The legacy of autocratic rule in China

What is the long-term legacy of political persecutions? Here I want to present the main findings of my recent research with Melanie Meng Xue (UCLA Anderson). Our research is an attempt to undercover how a legacy of political persecution can shape social capital and civil society by studying imperial China. The full version of the paper is available here.

We know from other research that particular institutions, policies, and events can have a detrimental and long-lasting impact on economic and political outcomes (e.g. Nunn 2011, Voigtländer and Voth, 2012). But it is hard to find a setting where we can study the long-run impact of autocratic institutions. A key feature of autocracy is the use of persecutions to intimidate potential opponents. In our paper, Melanie and I argue that the intensification of imperial autocracy that took place in the High Qing period (1680-1794) provides an ideal setting to study the impact of such persecutions.

Qing China

The High Qing period was one of great political stability, imperial expansion, and internal peace. Economic historians like Bin Wong and Ken Pomeranz have shown that China possessed a flourishing market economy during this period; it experienced Smithian economic growth and a massive demographic expansion. Rulers such as the Kangxi (1661-1722) and Qianlong Emperors (1735-1794) are seen as among the most successful in Chinese history. Nevertheless, as ethnic Manchus, these rulers were extremely sensitive to possible opposition from the Han Chinese. And during this period Qing tightened control over the gentry and implemented a policy of the systematic persecution of dissent. (Figure 1 depicts the Manchu conquest of China.)

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The Qing conquest of China

The Literary Inquisitions

The focus of our paper is on the impact of persecutions conducted by Qing China against individuals suspected of expressing disloyalty. We study the impact of these state-orchestrated persecutions on the social fabric of society. This allows us to speak to the kinds of concerns that authors like Hannah Arendt and George Orwell expressed about the long-run impact of totalitarianism in the 20th century.

These persecutions are referred to by historians as ‘literary inquisitions’. Existing scholarship suggests that the resulting fear of persecution elevated the risks facing writers and scholars, and created an atmosphere of oppression and a culture of distrust which deterred intellectuals from playing an active role in society. But these claims have never been systematically investigated. Putting together several unique datasets for historical and modern China, we explore the impact of literary inquisitions on social capital in Qing China and trace its long-run impact on modern China through its effect on cultural values.

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Jonathan Spence provides an excellent account of one of the most famous and unusual inquisition cases in his book Treason by the Book

To conduct our analysis, we use data on 88 inquisition cases. We match the victims of each case (there are often multiple victims per case) to their home prefecture. This data is depicted in Figure 1. Since prefectures varied greatly in their economic, social, and political characteristics we conduct our analysis on a matched sample. This ensures that the prefectures “treated” by a literary inquisition are similar in terms of their observables to those we code as “untreated”. As our data is a panel, we are able to exploit variation across time as well as variation in space.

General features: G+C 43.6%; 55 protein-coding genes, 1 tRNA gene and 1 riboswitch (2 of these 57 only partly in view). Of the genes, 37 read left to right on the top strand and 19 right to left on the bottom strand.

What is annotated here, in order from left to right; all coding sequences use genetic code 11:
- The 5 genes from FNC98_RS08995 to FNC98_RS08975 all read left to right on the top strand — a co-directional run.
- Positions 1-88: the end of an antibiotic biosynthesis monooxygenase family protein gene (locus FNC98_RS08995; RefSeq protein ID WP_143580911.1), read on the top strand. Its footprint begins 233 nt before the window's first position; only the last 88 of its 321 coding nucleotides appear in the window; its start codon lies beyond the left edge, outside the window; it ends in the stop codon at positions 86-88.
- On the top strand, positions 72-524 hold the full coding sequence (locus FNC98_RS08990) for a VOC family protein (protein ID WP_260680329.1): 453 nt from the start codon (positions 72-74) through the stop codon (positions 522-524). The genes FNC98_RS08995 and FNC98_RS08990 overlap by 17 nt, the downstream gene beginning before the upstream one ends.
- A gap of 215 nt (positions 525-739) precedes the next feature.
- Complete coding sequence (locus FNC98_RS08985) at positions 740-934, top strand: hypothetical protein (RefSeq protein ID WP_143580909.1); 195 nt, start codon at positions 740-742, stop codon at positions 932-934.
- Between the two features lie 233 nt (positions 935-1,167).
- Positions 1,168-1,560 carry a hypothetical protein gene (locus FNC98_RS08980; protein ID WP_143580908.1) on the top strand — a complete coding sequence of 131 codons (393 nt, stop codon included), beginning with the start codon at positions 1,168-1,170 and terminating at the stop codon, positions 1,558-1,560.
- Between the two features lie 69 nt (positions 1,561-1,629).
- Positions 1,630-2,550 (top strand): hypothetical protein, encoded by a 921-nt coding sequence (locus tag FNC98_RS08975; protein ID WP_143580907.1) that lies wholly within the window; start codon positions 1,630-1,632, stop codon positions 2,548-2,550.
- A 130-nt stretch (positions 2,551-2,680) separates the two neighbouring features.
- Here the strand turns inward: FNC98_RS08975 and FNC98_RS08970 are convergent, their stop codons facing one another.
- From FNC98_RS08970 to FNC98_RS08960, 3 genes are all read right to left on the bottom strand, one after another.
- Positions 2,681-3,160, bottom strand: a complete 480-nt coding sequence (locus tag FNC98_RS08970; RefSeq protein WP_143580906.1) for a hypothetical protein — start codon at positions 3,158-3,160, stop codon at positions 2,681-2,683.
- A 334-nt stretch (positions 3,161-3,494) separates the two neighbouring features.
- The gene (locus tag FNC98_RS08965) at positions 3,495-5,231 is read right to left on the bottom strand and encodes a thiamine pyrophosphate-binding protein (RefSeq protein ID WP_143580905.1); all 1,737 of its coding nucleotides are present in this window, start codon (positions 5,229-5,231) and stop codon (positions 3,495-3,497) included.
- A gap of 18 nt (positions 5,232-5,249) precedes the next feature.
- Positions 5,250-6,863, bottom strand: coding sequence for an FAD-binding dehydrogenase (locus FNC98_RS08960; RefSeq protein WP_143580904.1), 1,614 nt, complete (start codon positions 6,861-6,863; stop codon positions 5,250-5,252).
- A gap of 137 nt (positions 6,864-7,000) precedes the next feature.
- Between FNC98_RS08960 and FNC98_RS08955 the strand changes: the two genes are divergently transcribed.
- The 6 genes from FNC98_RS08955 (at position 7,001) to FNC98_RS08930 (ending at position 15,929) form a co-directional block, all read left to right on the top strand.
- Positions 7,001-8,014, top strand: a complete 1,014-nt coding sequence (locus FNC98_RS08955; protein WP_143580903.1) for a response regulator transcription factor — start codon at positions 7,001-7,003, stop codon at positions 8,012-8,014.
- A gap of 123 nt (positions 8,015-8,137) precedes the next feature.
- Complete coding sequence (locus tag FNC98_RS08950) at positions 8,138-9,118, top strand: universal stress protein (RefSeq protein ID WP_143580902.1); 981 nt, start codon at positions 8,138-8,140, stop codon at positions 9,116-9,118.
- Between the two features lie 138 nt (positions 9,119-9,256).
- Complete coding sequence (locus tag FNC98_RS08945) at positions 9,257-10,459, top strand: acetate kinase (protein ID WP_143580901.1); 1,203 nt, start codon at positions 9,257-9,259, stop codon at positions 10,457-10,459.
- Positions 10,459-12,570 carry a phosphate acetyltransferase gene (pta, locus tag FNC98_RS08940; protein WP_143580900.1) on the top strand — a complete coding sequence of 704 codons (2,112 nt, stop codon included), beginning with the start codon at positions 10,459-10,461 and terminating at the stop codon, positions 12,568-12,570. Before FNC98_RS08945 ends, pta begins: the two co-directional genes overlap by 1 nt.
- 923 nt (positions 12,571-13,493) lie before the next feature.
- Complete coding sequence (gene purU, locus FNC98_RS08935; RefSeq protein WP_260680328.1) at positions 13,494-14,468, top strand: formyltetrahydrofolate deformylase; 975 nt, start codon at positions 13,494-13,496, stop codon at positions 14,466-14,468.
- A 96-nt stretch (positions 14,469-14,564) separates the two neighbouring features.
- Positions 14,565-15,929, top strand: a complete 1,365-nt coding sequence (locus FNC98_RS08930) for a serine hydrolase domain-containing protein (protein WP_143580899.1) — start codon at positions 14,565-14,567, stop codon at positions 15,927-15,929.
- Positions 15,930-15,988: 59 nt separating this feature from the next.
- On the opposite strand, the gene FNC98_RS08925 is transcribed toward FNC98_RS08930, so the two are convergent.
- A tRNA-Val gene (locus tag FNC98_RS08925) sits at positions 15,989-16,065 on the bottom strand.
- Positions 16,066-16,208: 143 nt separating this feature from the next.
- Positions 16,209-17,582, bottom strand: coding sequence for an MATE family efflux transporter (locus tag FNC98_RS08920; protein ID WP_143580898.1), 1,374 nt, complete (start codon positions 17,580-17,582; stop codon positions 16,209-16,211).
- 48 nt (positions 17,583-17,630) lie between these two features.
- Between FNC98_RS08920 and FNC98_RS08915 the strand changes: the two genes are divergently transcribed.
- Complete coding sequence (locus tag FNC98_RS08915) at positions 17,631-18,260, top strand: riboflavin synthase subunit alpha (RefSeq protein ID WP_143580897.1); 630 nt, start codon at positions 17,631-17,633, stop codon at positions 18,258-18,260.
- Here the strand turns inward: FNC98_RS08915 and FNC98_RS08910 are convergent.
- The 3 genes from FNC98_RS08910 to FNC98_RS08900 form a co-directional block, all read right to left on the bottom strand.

While individuals could be persecuted for a host of reasons, these were all but impossible to anticipate ex ante. Cases were referred to the emperor himself. Frederic Wakeman called this “the institutionalization of Imperial subjectivity.” The standard punishment in such cases was death by Lingchi or (slow slicing) and the enslavement of all one’s immediate relatives. In some cases, however, the guilty party would be executed by beheading. These persecutions aimed to deter opposition to Qing rule by signaling the ability of the Emperor to hunt down all potential critics or opponents of the regime.

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The Impact of Literary Inquisitions on Social Capital

We initially focus on the impact of persecution on the short and medium-run using our historical panel. We first examine the effects on the number of notable scholars.  In our preferred specification we find that a literary inquisition reduced the number of notable scholars in a prefecture by 33 percent relative to the sample mean.

We go on to show the effect of persecutions on collective participation among the gentry in China. Our measure of collective participation in civil society is the number of charitable organizations. Charitable organizations played an important role in premodern China providing disaster relief and local public goods such as repairing local roads. They were non-governmental organizations and played an important role alongside the government provision of disaster relief. In our preferred empirical specification, we find that a persecution number of charitable organizations by 38 percent relative to the sample mean.

These results are in keeping with the argument that literary inquisition had a major psychological impact on Chinese society. They are consistent with the rise of “inoffensive” literary subjects during the Qing period that have documented by historians. To reduce the risk of persecution, intellectuals scrupulously avoided activities that could be interpreted as constituting an undermining of Qing rule. Instead they “immersed themselves in the non-subversive “sound learning” and engaged in textual criticism, bibliography, epigraphy, and other innocuous, purely scholarly pursuits” (Wiens, 1969, 16).